Narrative analysis and critical social work

Sam Larsson


Use of narrative research methods represents an interesting strategy for gaining knowledge and understanding of people’s lives in social work (Elliott, 2005; Larsson and Sjoblom, 2010). The aim of the chapter is to present a narrative analysis for critical social work. The critical discussion is illustrated by references to substance use-related dependency since it is a major research area in social work and many studies have used different forms of narrative strategies when investigating this issue (von Braun, 2013, von Braun et al., 2013a, 2013b; von Braun, in press; Denzin, 1987; Etherington, 2010). The narrative analysis presented in this chapter is based on narrative self-psychology (see Crossley, 2000; Larsson et al., 2001a; Larsson et al., 2013c; McAdams et al., 2007). Personal narratives can be said to represent people’s identities and are relevant for understanding the subjective experience of drug taking (Heyman 2009). In order to understand health issues such as addiction we need a narrative-inspired self-theoretical analysis, which in this chapter is integrated in a multidimensional model that considers the complex person by situation interaction. The dual focus on person and environment can be seen as a hallmark of the social work profession (Barber, 1995: 26). If we apply a critical social work perspective to addiction it is not only the addictive process that needs consideration; it is also important to view the users’ narratives of their lives, or life stories, in a more holistic or multidimensional perspective that considers the person by situation interaction (Barber, 1995: 26; Parrish, 2010). A self-theoretical and multidimensional understanding of use or misuse of alcohol and drugs is an important research topic in social work and psychology' (see Amodeo and Lopez, 2011; Larsson, 1992; Larsson et al., 2001a, 2001b; Larsson et al., 2013a; Parrish, 2010).

Narrative methods can be used as a treatment or therapeutic method helping clients to reconstruct their life or sense of self (see von Braun 2013; von Braun et al., 2013a, 2013b; Larsson et al., 2008; Larsson and Sjoblom, 2010; Larsson et al., 2013c; Miller, 2006; Payne, 2006). However, this chapter is mainly focused on narrative methods as a methodological tool in research. Narrative research methods can be used in qualitative interviews as well as in collecting quantitative narratives or using statistical stories (see Elliott, 2005). A narrative approach can contribute valuable empirical data for analyzing the impact of different issues such as discrimination, oppression, inequality and other problematic circumstances in society (see Elliott, 2005; Patton, 2002; Smith, 2009).

A meta-critical position and the use of narratives

Narrative methods have been found to be fruitful when doing research and evaluation in social work (see Larsson and Sjoblom, 2010; Larsson et al., 2008; Riessman, 2008; Riessman and Quinney, 2005; Shaw and Lishman, 1999; Smith, 2009). There are different dimensions that may serve as elements of a meta-critical social work position when discussing narrative research methods.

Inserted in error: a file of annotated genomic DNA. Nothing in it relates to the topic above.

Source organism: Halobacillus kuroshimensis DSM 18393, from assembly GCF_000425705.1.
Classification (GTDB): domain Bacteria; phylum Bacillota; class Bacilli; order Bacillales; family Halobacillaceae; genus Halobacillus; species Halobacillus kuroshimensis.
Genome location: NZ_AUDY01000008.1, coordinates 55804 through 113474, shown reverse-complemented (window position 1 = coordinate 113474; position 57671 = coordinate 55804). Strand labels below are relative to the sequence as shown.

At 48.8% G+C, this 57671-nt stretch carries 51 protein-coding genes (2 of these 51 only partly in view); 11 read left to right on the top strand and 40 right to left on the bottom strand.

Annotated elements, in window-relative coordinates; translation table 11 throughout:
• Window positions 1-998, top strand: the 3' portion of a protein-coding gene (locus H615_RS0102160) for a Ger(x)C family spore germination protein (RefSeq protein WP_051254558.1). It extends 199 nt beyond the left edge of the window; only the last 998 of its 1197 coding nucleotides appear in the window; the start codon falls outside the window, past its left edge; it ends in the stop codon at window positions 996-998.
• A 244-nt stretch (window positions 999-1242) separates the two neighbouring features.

• 1 Theoretical issues: A social work perspective often considers the links between intrapersonal and interpersonal dimensions (see Coppock and Dunn, 2010; Hennessey, 2011). A social work model needs to look both outwards to the social context and inwards to the psychology' of the individual, as well as to understand the interaction between the person and the social situation (Brandell, 2011; Hennessey, 2011; Parrish, 2010). Theoretical reasoning based on narrative analysis can convey meaning about the teller and her sense of self and about the social context of which the teller is a part (Crossley, 2000). This dual or multidimensional focus is the hallmark of the social work profession and is necessary in order to understand complex phenomena, such as injustice, oppressive social relationships, discrimination, stigma, addiction, poor health and other psychosocial problems (Brandell, 2011; Coppock and Dunn, 2010; Hutchison, 2008; Parrish, 2010).
  • 2 Practice: One needs to critically discuss the practical implications of a multidimensional theoretical focus including the use of narrative analysis for clinical social work practice (see Parrish, 2010). The theoretical bases of relationship-based social work when working with clients addicted to alcohol and drugs, need to be developed (see Hennessey, 2011; Larsson et al., 2013a). Social work practice is often based on talk and interaction with clients (Larsson and Sjoblom, 2010). Narrative strategies in social work practice have been discussed in the literature (Miller, 2006; Kiessman and Quinney, 2005).
  • 3 Supervision and social support for the social worker: Supervision is a central support system for any worker’s professional development. Supervision represents a forum where social workers can tell their professional narratives and gain support through consulting with colleagues (Raines, 2011), and can critically meta-reflect on their narrative experiences of their professional work with clients including relationship skills in social work (see Hennessey, 201 1).
  • 4 Evaluation and evidence-based social work: There is a need to critically evaluate clinical social work practice (Grinnell and Unrau, 2011; Smith, 2009). Quantitative, qualitative, narrative and mixed designs can be used when evaluating and performing evidence-based social work (Grinnell and Unrau, 2011; Shaw and Lishman, 1999). Using histories, selfstories or life histories in interpersonal direct practice as well as in research and evaluation can be of importance. Narratives and histories are forms of qualitative research that can give voice to clients’ experiences (Smith, 2009: 135—143). It is important to open up many evaluative perspectives, such as the clients’ first order narratives as well as second order narratives represented by the researcher (see Elliott, 2005). The development of collaborative evaluation with service users can be important in order to highlight both actors’ and spectators’ narratives of psychosocial problems (see Evans and Fisher, 1999). Narratives or stories can build knowledge and skills for social work practice, assessment and evaluation (Martin, 1999: 142).

Theory: narratives, critical social work, and the self

Elliott (2005) presents three important aspects of narratives: (1) That narratives are chronological, representing sequences of events, (2) that narratives are meaningful and (3) that narratives are social, in that they are constructed for a specific audience (Elliott, 2005: 4). According to narrative theory, all human beings are engaged in an ongoing process of constructing a life story’ or developing a personal theory that determines our understanding of ourselves and of our position in the social world (Hutchison, 2008: 144). Narrative constructions give information about both personal and social worlds (Elliott, 2005; Larsson et al., 2013a, 2013b, 2013c; Lilja and Larsson, 2003).